10th-Jul-2010 11:43 pm (UTC)
I don't mind re-posting questions that arise in comments, should there be any other members who've missed this comment in a previous post might want to discuss as a new post. The update on the box office and what that might mean is something worth discussing as a group, and I think it's alright to discuss it in a few various ways.
11th-Jul-2010 12:47 am (UTC)
It's not time to panic yet. TLA isn't flopping, but Paramount didn't invest hundreds of millions of dollars into the project just so it could make back its budget. They were expecting to rake in the cash hand over fist and so far its not proving to be much of a box office phenomenon. Add the negative reception it has received, even from supporters of the cast, and Paramount's decision to continue the franchise is going to be harder than they initially anticipated.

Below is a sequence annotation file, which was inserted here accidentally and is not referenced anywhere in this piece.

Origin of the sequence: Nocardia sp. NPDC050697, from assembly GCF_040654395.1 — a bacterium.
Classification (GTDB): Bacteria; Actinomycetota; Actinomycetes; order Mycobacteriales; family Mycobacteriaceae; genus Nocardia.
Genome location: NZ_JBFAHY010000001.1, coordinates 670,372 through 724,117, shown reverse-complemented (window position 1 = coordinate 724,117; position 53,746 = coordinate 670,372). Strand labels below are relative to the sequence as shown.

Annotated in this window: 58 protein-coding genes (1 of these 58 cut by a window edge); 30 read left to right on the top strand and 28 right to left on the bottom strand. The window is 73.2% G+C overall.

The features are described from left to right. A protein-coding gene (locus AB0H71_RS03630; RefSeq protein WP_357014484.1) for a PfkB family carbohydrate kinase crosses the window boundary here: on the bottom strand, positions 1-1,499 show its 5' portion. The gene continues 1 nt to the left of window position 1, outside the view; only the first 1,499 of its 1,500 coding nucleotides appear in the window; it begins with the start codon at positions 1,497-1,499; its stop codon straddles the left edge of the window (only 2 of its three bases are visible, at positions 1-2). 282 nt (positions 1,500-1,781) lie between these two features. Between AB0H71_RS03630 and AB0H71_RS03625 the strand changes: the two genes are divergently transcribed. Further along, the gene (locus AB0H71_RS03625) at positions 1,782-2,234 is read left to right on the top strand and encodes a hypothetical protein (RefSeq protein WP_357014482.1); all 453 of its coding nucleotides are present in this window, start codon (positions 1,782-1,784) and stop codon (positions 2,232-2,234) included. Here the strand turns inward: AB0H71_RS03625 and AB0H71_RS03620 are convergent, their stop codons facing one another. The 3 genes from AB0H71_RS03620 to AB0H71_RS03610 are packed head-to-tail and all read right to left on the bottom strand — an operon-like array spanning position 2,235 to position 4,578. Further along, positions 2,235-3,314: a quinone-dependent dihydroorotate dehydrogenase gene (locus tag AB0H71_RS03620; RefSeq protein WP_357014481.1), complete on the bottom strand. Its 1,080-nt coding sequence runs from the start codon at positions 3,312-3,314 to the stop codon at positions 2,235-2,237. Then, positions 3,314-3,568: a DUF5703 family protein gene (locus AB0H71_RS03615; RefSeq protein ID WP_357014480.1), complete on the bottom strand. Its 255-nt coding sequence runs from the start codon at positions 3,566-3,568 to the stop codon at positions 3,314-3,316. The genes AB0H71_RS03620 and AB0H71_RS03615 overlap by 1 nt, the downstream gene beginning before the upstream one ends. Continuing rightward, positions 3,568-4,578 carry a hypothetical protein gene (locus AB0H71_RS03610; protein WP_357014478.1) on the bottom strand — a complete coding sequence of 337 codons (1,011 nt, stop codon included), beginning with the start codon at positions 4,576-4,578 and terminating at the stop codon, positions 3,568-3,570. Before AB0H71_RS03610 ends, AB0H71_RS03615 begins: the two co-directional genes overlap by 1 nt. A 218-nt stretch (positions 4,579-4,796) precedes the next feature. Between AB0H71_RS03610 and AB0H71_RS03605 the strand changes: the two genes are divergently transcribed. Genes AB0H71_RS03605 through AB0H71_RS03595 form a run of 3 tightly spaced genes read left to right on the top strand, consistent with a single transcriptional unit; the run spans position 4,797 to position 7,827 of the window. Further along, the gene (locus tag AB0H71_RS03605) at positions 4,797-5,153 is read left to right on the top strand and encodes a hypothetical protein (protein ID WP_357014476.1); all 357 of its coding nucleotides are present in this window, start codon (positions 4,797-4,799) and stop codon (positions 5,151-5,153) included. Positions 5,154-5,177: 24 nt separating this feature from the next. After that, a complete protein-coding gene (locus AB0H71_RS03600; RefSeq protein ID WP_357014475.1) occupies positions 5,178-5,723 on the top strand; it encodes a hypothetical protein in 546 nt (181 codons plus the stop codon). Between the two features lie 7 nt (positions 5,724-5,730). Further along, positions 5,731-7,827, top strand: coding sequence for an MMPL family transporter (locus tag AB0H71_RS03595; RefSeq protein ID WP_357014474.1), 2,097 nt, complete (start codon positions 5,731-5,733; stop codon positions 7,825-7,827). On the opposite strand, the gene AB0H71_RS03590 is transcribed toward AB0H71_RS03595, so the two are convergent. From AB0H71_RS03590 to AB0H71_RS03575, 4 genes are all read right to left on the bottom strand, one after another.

11th-Jul-2010 01:20 am (UTC)
Exactly. Hollywood is not in the business of nurturing franchises that don't provide an instant return. With the amount they invested in this film, it needed to hit "Iron Man" numbers. The amount of money that it's heading into it's second weekend with is what the studio wanted it to make it's first weekend.
11th-Jul-2010 06:05 am (UTC)
I'm glad to hear this!
11th-Jul-2010 02:00 am (UTC)
All I can see for these sequels is film supporters taking the whole "Toph will be Asian" thing and rubbing it in our faces as if, 'see, you finally got what you wanted!' :-p –kind of like what's been going on already.

How difficult will it be to protest/boycott this next film when one of the leads will finally be of east-Asian descent? That's what I'd like to know.
11th-Jul-2010 03:17 am (UTC)
Except it'll depend on if Toph stays as she is personality-wise (highly unlikely) or gender-wise.